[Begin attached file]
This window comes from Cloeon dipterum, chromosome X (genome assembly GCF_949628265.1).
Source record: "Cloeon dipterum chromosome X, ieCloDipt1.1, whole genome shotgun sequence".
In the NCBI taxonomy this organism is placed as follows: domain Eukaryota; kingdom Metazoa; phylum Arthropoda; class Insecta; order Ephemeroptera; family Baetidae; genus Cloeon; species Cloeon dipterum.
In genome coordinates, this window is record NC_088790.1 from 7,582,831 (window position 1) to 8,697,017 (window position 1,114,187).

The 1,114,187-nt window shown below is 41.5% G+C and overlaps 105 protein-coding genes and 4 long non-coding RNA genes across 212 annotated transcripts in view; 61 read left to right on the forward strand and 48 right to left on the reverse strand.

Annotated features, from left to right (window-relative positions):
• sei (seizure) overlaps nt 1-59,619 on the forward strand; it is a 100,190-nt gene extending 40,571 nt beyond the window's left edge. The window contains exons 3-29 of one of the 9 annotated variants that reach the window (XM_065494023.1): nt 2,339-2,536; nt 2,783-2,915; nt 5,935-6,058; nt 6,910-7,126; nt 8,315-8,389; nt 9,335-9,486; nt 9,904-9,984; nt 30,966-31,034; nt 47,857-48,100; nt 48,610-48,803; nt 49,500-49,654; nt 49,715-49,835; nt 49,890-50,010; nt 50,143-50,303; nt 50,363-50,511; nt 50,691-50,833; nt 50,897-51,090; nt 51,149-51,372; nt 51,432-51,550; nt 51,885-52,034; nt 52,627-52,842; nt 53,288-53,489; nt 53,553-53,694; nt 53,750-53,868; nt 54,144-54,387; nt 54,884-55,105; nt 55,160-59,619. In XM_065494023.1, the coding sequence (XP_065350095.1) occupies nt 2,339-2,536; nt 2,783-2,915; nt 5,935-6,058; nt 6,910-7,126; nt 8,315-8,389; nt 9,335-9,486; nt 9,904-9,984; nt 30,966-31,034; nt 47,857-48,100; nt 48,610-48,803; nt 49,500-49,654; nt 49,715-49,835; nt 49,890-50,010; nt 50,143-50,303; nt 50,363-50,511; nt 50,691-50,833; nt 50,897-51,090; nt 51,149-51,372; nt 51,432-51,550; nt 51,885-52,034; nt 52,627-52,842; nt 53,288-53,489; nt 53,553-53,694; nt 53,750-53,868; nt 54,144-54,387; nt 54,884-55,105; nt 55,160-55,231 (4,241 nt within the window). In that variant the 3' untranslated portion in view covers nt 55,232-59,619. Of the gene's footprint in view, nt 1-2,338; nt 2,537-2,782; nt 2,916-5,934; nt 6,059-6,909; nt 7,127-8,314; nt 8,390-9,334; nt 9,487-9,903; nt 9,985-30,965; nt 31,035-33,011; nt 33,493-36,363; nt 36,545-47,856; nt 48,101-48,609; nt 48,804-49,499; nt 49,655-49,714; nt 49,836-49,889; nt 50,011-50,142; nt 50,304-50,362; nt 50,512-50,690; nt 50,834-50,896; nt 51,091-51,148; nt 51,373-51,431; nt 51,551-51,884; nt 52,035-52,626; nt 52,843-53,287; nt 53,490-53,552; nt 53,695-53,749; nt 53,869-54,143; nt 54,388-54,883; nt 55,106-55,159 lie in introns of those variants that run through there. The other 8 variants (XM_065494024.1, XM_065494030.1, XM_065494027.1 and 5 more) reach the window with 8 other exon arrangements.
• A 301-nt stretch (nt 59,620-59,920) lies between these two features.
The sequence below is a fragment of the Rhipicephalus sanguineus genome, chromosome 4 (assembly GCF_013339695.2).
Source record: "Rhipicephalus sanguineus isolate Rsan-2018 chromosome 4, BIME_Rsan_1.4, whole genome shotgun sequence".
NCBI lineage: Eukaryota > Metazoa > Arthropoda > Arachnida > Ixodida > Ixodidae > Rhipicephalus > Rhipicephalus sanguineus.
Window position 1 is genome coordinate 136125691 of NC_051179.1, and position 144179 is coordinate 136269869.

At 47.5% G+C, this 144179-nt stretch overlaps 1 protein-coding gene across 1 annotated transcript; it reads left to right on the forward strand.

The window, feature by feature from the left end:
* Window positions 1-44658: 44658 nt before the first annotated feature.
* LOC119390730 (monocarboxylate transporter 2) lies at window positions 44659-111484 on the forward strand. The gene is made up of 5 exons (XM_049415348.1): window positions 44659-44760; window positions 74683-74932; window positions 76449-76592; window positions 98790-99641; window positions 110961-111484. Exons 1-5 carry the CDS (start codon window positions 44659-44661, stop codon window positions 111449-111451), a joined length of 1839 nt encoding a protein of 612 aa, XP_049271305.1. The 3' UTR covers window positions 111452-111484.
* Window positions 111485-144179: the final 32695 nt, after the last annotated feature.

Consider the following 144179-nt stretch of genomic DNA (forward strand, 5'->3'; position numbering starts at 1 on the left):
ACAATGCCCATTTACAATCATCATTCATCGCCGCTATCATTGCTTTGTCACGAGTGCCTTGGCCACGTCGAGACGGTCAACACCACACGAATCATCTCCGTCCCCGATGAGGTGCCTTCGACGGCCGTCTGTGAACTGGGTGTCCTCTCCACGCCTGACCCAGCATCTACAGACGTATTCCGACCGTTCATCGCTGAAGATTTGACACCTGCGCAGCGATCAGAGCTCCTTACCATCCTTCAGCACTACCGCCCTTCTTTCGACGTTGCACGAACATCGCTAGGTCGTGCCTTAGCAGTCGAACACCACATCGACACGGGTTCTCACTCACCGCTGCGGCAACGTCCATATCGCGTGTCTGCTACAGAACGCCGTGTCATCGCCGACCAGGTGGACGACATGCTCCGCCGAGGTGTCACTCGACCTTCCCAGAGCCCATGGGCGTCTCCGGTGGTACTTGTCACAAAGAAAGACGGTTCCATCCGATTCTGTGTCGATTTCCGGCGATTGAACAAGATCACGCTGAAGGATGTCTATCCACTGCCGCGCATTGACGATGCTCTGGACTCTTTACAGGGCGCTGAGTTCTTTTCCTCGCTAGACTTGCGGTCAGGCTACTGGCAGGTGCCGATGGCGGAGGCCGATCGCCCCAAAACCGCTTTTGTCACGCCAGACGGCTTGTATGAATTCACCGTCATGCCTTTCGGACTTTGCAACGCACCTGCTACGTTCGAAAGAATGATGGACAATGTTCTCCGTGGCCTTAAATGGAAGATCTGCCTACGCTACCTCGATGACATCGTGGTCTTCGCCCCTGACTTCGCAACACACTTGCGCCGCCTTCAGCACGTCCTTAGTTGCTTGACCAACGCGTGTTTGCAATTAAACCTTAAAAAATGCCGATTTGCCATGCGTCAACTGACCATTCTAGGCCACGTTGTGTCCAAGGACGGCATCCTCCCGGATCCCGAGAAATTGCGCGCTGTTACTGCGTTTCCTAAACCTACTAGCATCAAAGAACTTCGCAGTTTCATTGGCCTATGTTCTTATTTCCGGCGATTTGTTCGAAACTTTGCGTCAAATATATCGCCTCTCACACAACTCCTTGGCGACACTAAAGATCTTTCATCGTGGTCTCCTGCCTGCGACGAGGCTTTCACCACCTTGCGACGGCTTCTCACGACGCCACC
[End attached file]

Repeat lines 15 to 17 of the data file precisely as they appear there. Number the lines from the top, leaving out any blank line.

* Window positions 1-44658: 44658 nt before the first annotated feature.
* LOC119390730 (monocarboxylate transporter 2) lies at window positions 44659-111484 on the forward strand. The gene is made up of 5 exons (XM_049415348.1): window positions 44659-44760; window positions 74683-74932; window positions 76449-76592; window positions 98790-99641; window positions 110961-111484. Exons 1-5 carry the CDS (start codon window positions 44659-44661, stop codon window positions 111449-111451), a joined length of 1839 nt encoding a protein of 612 aa, XP_049271305.1. The 3' UTR covers window positions 111452-111484.
* Window positions 111485-144179: the final 32695 nt, after the last annotated feature.